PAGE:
Fifty four per cent of the scans (26 out of 48) were abnormal (positive), 16 were normal, and 6 scans were equivocal. Among the abnormal scans, 10 were asymmetrical bilaterally and 2 were symmetrically abnormal. Six scans showed an unilateral abnormality. However, 8 DAT reports did not comment upon symmetry, even though the scans were reported as abnormal.
The request form did not comment upon the use of certain drugs such as cocaine, amphetamine, modafinil, and bupropion that can interfere with the DAT scan interpretation. Only 12% of the requests contained information about the past neurological history such as stroke or brain tumor that might affect the DAT imaging interpretation. Only 22% of the requests cited previous brain morphological imaging such as MRI/CT scans. The patient information leaflet omitted certain information such as any potential detrimental effect of 123 Ioflupane in patients with severe renal disease and the need for sedation in anxious patients [Table 2].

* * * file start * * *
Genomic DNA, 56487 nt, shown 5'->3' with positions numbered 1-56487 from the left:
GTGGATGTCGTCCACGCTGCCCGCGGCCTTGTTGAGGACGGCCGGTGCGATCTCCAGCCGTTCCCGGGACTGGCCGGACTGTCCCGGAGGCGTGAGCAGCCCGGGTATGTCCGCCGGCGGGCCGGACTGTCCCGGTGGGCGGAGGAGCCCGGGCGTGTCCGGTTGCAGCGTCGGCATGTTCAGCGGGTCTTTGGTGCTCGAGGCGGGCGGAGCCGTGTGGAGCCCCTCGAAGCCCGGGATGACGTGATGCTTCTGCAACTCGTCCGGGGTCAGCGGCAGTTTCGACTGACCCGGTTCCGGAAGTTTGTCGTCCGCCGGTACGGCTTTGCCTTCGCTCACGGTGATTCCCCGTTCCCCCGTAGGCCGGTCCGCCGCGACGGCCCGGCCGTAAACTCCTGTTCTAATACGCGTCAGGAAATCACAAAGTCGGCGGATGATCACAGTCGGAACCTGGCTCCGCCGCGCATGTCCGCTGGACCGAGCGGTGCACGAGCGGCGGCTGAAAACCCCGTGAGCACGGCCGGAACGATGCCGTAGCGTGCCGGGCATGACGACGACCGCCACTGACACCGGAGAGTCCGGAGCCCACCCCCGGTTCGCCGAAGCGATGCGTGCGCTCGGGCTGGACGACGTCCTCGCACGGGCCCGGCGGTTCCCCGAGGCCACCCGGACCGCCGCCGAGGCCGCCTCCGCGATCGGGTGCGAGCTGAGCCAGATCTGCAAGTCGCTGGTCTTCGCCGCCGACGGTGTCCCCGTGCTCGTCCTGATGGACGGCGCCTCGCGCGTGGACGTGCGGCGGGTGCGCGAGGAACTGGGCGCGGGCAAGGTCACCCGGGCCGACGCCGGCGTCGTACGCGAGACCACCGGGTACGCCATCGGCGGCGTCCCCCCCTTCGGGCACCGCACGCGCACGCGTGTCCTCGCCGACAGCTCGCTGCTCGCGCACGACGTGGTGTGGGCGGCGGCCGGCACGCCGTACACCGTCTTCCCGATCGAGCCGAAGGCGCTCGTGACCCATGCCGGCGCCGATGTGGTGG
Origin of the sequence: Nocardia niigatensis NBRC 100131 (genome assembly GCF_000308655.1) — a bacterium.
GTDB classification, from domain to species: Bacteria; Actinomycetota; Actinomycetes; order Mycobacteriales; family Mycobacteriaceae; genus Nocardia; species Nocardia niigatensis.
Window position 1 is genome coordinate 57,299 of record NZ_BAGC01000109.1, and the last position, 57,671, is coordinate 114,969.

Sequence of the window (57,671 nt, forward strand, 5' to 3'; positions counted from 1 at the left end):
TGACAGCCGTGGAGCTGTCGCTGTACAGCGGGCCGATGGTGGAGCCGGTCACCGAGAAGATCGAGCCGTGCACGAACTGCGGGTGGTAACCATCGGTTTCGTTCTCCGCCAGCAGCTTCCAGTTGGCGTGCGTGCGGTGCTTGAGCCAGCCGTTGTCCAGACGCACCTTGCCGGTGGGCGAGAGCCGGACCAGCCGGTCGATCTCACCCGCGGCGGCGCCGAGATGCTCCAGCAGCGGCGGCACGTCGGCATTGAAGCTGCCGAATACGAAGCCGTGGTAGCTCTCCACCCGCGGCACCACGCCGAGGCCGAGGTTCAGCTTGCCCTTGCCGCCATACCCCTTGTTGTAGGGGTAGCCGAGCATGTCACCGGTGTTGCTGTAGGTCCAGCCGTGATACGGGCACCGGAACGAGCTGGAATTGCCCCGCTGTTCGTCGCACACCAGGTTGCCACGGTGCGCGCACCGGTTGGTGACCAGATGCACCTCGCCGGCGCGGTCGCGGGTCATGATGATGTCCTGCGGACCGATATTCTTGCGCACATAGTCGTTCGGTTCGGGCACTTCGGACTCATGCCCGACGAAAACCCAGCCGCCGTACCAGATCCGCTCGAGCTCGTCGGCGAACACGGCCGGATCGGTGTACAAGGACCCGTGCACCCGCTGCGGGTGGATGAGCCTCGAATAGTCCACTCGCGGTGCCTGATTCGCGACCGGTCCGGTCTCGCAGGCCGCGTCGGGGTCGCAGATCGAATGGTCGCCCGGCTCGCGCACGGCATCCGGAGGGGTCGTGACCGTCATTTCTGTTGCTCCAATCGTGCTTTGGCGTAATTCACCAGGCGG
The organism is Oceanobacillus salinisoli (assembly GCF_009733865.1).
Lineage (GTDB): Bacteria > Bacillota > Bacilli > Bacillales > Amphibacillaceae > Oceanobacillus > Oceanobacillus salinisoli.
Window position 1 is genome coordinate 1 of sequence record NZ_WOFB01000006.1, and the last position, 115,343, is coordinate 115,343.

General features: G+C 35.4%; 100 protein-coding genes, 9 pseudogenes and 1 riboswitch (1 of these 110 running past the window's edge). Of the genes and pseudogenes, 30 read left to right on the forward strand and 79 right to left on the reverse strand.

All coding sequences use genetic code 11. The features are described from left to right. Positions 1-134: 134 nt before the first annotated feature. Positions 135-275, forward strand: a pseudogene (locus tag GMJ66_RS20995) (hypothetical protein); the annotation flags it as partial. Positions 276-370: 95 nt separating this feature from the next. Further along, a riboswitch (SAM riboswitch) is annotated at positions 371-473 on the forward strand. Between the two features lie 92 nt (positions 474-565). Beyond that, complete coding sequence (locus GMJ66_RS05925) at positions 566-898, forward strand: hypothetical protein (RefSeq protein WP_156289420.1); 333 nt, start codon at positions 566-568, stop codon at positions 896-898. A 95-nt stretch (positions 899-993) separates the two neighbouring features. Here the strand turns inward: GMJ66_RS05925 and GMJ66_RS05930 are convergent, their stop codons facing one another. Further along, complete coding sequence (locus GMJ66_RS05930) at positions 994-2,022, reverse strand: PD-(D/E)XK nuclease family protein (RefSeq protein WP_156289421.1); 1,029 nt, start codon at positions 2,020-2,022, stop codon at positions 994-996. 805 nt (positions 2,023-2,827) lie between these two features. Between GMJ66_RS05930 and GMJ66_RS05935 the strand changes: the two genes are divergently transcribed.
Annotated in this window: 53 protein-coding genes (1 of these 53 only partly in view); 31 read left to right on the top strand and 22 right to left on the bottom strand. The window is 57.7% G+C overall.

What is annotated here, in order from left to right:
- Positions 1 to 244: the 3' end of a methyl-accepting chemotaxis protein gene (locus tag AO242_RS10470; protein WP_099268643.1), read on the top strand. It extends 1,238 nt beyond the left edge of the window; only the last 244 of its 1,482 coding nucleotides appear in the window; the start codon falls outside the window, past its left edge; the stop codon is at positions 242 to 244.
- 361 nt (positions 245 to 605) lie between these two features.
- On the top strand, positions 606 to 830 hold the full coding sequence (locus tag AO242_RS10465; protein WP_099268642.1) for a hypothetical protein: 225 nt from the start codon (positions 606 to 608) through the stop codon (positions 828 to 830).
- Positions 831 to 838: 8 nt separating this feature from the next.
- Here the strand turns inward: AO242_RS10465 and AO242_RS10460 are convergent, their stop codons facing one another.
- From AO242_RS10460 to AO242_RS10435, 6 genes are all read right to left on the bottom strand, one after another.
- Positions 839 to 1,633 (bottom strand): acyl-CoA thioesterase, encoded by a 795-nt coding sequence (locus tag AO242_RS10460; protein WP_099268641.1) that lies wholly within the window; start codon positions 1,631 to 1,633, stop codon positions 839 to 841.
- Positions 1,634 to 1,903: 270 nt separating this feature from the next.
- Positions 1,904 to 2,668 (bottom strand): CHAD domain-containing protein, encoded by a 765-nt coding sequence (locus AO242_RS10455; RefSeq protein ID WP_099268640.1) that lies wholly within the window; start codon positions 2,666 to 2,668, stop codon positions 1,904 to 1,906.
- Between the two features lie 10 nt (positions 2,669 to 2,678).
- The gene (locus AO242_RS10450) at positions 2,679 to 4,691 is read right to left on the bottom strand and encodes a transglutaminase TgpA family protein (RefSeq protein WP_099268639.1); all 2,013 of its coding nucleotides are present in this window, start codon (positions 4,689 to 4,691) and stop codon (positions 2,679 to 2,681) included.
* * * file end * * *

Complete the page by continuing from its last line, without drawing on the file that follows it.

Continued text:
The procedure section of the report complied with most of the suggested guidelines; however, it failed to mention the tracer molecule used in 5% cases. Only 1 report cited the amount of radiation exposure. The typed report correlated with the clinical question being asked in 100% cases and clearly cited the outcome of the DAT scan in all patients [Table 3].
Approximately 82% of the abnormal scans showed grade 2 defect. In the equivocal scans, the tracer uptake in the posterior striatum was in the low normal range. In these scans, 3 had a low normal tracer uptake in the left striatum, 2 had a low uptake in the right striatum, and 1 had a low uptake on both the sides [Table 4].
In twenty three percent (11 out of 48) of the scans, the diagnosis and management changed after the results of the DAT scan were obtained. The clinical diagnosis of drug-induced parkinsonism showed the best clinical accuracy because the diagnosis remained the same (i.e., drug induced) in 7 out of 8 cases after the DAT scan. Valproate contributed to 50% of the cases of drug-induced parkinsinosim and lithium contributed to 25% of clinically diagnosed drug-induced parkinsonism. However, one patient who was on valproate was found to have an abnormal DAT scan. He was started on levodopa and valproate was continued. Two of the patients with valproate-induced parkinsonism were taken off valproate; however, one had to continue the medication because his seizures were well-responsive to valproate.